The Socialist Health Association Scotland supports the Alcohol Minimum Pricing (
) Bill being debated at Holyrood today. Scotland
The price of alcohol misuse paid by Scottish society is well over 2 billion pounds, with the cost to the NHS estimated at over 400 million.
But, the true price of alcohol is borne by our communities and families.
Alcohol has an important place in our cultural and social lives and in our economy. But our relationship with alcohol has gone in wrong direction down the wrong road. In fact we have driven off the road and into a lamp post – drunk and disgraced.
The harmful effects of alcohol misuse are also widely known in terms of its impact on health and wellbeing and on health inequalities – where alcohol contributes much to the shameful inequality in life expectancy that blights the people of
Sadly, alcohol misuse hits the poorest hardest. But, as Ed Miliband said “the gap between rich and poor doesn’t just harm the poor. It harms us all”. And So problem drinking is not confined to certain groups, it affects us all. Recent data from the Scottish Health Survey show that we are all drinking too much.
Our efforts to tackle
’s increasing alcohol culture have thus far been pretty hopeless. You may not be surprised that health education and awareness campaigns are the main alternative proposal from the drinks lobby. Such campaigns don’t work – are usually expensive and largely ineffective. Scotland
Many of the arguments against alcohol minimum pricing echo those we heard when the Labour-Liberal administration were legislating to ban smoking in public places. Landmark public health legislation which we can be proud in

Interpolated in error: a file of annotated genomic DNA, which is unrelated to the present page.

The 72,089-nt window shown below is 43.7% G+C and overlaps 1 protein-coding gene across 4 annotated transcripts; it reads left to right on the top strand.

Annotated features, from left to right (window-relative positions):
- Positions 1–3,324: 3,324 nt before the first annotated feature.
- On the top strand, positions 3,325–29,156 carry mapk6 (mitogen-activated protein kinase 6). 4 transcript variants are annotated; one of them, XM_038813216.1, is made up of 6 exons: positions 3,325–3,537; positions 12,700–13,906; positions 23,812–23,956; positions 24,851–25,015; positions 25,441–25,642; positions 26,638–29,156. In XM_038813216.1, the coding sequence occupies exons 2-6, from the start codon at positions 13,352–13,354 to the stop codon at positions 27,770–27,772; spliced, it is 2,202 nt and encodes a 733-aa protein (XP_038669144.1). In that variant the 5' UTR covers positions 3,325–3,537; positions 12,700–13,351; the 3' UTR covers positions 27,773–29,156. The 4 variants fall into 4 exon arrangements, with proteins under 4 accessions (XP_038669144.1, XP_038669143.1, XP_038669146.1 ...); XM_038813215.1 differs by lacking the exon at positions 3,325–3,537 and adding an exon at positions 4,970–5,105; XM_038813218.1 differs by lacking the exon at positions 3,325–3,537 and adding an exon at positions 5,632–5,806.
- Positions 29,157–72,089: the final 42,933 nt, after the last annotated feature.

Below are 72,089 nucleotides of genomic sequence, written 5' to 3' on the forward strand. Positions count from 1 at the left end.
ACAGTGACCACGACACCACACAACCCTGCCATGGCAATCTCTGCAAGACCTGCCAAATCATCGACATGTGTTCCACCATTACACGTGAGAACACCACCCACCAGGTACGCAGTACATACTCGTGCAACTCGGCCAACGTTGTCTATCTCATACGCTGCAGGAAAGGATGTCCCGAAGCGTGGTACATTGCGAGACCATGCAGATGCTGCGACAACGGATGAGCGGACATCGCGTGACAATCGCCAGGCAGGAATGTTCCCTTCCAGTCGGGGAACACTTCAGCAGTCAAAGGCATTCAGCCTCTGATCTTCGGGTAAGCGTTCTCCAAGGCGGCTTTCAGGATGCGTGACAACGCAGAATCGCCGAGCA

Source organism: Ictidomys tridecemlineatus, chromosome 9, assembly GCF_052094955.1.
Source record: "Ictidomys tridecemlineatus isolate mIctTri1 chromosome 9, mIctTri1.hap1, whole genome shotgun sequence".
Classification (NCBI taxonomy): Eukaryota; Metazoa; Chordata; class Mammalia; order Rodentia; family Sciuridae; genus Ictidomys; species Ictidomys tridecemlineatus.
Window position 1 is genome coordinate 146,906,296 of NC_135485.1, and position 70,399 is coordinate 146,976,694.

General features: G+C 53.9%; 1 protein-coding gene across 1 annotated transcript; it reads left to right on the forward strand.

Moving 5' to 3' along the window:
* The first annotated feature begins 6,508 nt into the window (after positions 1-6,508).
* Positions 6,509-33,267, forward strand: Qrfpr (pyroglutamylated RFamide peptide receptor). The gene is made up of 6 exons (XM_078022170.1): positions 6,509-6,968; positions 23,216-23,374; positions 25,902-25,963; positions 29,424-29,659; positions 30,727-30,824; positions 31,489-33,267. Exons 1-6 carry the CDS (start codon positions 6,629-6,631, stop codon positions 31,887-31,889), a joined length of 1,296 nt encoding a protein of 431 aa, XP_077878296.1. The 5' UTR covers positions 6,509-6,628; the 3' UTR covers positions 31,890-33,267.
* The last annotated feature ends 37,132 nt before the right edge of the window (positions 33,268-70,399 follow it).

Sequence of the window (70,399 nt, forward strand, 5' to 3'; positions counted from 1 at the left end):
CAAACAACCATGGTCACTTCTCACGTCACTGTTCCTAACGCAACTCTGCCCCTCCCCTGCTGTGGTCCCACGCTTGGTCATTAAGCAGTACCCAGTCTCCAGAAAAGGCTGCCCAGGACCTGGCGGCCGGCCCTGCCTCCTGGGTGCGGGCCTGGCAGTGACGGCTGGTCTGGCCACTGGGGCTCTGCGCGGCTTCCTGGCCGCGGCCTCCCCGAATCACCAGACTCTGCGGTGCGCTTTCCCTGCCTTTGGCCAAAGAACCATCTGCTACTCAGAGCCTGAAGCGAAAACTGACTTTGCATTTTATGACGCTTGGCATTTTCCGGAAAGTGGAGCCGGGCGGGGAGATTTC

Scotland to have led the way on and which thre rest of the followed. Legislation, which in a short time has delivered dramatic reductions in heart disease and deaths with none of the adverse effects muted at the time. UK
The thrust of this Bill is to increase the cost of alcohol. Simple. Alcohol is too cheap – fact! It is over half as affordable now than it was in the ‘80s. And it’s not surprising then that consumption has doubled in the same period.
There is now a large body of evidence from around the world that links the price of alcohol to the level of consumption and in turn to the level of alcohol-related harm.
And, yes we recognise that taxation could achieve the same benefits, with the added advantage that revenue would go to the state rather than the retailers. However, excise duty is a reserved power and there is no way George Osborne and David Cameron will act. A compensatory levy, similar to the recent 'Tesco Tax', could cover this point. But it needn’t be an absolute condition for support.
The only other major argument against this legislation is that it will disproportionately affect low income groups. Alcohol, at present, already disproportionately effects low income groups. The way supermarkets target and sell alcohol as a loss leader, row upon row of cheap cider and booze is a disgrace and no different to and arguably more harmful than a drug dealer up a close.
A robust evaluation of the policy, as it is introduced, should be undertaken which explores any adverse impacts – particularly, in relation to ensuring the most vulnerable communities are not harmed and inequalities widened. And the promised sunset clause to fully mitigate.
There is wide support for this, and the NHS, the police, the media, children’s charities, wide sections of civil society including religious groups, and public opinion. Up against who? The alcohol lobby and some licensing boards.
Like the smoking ban, this legislation is not perfect, nor is it going to be a panacea to all our alcohol problems. And of course it needs to be part of a wide range of initiatives, which need to be brought forward. But, there is no doubt it is part of the solution.
Abstaining in parliament on such an important issue does not feel right and will not look right.
The right thing to do is to support the Bill.